Consumer Protection Bureau in Political Limbo
Business + Economy

Consumer Protection Bureau in Political Limbo

AP Photo/Manuel Balce Ceneta

Until the Senate confirms a director, the new Consumer Financial Protection Bureau cannot impose rules on some of the worst actors in the 2008 financial crisis: payday lenders and non-bank mortgage brokers.

A Tuesday confirmation hearing of Richard Cordray to lead the agency will be a "food fight" with Republicans reiterating their vow to block confirmation unless lawmakers scale back the bureau's power, predicted Karen Shaw Petrou, managing partner of Federal Financial Analytics, a research and advisory firm. But even if the White House is willing to compromise on the regulator's structure, which it's not, such a deal would never pass the sorely divided Congress, Petrou said.

In the meantime, the bureau cannot set rules for non-bank institutions that offer financial products to consumers, as outlined under the landmark Dodd-Frank Act that Congress passed last summer.  The U.S. Chamber of Commerce has even challenged the CFPB's move this summer to collect input on how to structure a regulatory program for non-banks, such as check cashers, credit bureaus and private student lenders.

"This is the worst possible outcome, a big empty space where there's still a lot of urgent need," Petrou said. "It's an abdication of leadership on all sides to leave critical agencies without confirmed heads."

The private sector and its GOP allies in Congress object to the bureau's broad reach and structure, led by a single director instead of a bipartisan group like some other regulators. Forty-four Republican Senators have pledged to block the confirmation of any director unless the agency's power is curbed.

They also argue that the bureau violated the Dodd-Frank Act in taking preliminary steps to put together rules for non-banks before having a director in place. "We agree you need to have enhanced consumer protection," said Tom Quaadman, vice president of the Chamber's Center for Capital Markets. "The regulator, as with anyone, has to follow the provisions of the law."

Moreover, with the economy still struggling to emerge from recession, any move to restrict credit could harm small businesses, typically the engine of post-recession job growth, Quaadman said. The Chamber successfully sued to overturn a new Securities and Exchange Commission rule giving shareholders more power to nominate directors to publicly traded companies, and will be looking at other Dodd-Frank initiatives for possible legal challenges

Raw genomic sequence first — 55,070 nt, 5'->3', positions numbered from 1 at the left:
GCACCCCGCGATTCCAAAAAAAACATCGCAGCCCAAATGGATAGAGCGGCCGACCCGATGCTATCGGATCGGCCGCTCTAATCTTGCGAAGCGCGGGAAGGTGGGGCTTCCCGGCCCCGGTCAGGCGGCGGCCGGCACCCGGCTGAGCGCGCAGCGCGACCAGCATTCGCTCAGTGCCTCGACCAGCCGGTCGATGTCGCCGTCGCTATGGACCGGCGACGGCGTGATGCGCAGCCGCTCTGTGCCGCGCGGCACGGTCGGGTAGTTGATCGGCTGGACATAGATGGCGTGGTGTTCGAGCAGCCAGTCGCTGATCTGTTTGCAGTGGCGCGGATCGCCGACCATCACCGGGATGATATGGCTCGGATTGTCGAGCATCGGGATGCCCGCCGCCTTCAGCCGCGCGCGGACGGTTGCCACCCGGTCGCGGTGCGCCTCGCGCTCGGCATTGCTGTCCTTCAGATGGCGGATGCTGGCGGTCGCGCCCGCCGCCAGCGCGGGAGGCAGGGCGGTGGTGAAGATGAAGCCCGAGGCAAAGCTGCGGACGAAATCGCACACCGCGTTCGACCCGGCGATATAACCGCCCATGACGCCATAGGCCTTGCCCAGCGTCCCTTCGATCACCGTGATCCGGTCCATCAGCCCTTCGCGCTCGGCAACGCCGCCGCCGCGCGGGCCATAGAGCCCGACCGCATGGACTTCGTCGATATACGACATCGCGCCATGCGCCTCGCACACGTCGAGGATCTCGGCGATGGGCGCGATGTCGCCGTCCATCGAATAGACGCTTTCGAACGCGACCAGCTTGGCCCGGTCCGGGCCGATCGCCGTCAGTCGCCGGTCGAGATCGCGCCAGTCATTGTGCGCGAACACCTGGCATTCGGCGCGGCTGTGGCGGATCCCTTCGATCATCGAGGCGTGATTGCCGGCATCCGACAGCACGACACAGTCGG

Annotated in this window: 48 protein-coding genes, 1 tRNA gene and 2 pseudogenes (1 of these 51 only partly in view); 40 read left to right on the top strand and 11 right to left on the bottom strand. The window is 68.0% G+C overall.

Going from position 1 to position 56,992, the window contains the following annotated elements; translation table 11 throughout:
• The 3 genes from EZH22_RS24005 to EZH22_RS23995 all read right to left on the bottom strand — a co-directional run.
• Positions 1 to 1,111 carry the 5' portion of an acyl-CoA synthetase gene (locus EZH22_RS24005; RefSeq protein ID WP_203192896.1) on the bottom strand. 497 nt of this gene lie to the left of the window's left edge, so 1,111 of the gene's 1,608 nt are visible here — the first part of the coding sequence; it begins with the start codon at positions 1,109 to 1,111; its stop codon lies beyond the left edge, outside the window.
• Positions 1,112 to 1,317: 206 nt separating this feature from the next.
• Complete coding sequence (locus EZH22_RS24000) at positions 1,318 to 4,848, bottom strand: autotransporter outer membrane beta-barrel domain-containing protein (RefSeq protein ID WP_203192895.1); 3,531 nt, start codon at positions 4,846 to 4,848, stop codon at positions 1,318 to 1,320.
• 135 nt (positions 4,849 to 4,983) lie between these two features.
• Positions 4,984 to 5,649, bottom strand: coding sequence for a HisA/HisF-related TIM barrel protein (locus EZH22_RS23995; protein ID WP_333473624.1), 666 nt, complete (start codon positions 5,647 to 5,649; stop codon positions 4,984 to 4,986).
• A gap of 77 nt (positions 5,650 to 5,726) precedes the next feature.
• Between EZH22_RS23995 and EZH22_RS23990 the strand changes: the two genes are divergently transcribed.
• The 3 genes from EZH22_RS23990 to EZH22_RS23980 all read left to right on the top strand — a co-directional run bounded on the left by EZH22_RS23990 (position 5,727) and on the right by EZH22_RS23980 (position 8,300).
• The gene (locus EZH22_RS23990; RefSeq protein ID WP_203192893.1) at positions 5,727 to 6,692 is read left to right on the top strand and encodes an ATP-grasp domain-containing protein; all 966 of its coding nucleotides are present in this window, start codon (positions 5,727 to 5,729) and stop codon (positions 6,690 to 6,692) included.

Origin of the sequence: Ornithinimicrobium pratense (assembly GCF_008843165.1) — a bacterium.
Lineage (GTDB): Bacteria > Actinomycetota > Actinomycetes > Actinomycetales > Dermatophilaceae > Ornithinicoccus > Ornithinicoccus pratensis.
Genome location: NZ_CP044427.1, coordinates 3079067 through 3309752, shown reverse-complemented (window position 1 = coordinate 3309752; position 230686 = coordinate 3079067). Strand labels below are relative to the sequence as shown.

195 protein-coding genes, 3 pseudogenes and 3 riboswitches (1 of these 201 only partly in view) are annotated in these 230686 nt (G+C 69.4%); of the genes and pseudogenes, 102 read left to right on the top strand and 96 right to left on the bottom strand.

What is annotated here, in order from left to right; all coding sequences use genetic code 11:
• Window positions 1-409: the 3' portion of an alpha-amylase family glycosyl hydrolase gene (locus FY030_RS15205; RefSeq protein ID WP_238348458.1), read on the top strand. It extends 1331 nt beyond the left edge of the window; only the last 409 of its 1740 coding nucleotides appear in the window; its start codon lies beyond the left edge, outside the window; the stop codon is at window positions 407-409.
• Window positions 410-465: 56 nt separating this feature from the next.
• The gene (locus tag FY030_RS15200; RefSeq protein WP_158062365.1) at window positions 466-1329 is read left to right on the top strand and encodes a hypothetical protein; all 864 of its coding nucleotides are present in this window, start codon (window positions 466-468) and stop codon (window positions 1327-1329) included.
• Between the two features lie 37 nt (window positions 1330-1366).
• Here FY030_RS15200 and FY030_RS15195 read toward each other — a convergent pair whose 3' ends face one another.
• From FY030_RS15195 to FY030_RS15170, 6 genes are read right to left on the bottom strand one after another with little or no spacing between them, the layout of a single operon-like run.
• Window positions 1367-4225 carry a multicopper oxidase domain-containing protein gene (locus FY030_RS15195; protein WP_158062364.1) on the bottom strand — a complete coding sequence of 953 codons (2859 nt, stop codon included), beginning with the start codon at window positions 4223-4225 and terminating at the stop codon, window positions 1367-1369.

CFPB spokeswoman Jennifer Howard stressed the importance of getting the bureau up and running to protect consumers regardless of the company that sells them products.

"For the first time, the Wall Street Reform Act authorizes a federal agency to carefully monitor non-bank financial companies such as payday lenders, check cashers, money transmitters, credit bureaus, debt collectors, private student lenders, and mortgage lenders to make sure they are following the law," Howard said. "With consistent rules that apply across the marketplace, consumers receive strong protections regardless of whether they deal with a bank or a non-bank financial company."

The American Bankers Association, whose members compete with non-bank providers of financial products, supports the CFPB's inquiry into non-bank supervision, said Virginia O'Neill, senior counsel at ABA. "We have consistently sought a leveling of the playing field and had concerns about non-bank financial service providers whose business model isn't built on a long-term relationship with consumers," O'Neill said.

However, the group also supports the Republican efforts to pare back the CFPB's authority. "ABA is clearly concerned about the power, the unprecedented power this agency got.  We think it's more important that those issues get resolved first," she said, noting that the Federal Trade Commission and state attorneys general retain authority to take enforcement action against non-bank institutions that are violating the law and trampling on consumers' rights.

But Lisa Donner, executive director of Americans for Financial Reform, pointed out that those existing enforcement powers failed to protect Americans from fraud and abuse to the tune of billions of dollars every year. "Reckless and deceptive behavior by irresponsible parties that included banks and non-banks, including mortgage companies, were fundamental causes of the financial crisis," Donner said.

The financial crisis stemmed from the prevalence of risky mortgage products and loans made with minimal or no supporting documentation, which were repackaged and sold to investors. When the financial markets became shaky, investors lost confidence in the multi-trillion dollar housing finance market and the real estate bubble popped. That triggered a string of near-failures of major financial firms and led to a government bailout and recession that the country is still struggling to overcome.

Cordray, an attorney currently serving as the CFPB's enforcement chief, previously held positions as Ohio's attorney general and state treasurer. "It's striking how loud and how widespread the support for Rich Cordray has been, especially in Ohio from the folks who know him the best," she said. "He's got a record of standing up for consumers and of being fair and effective."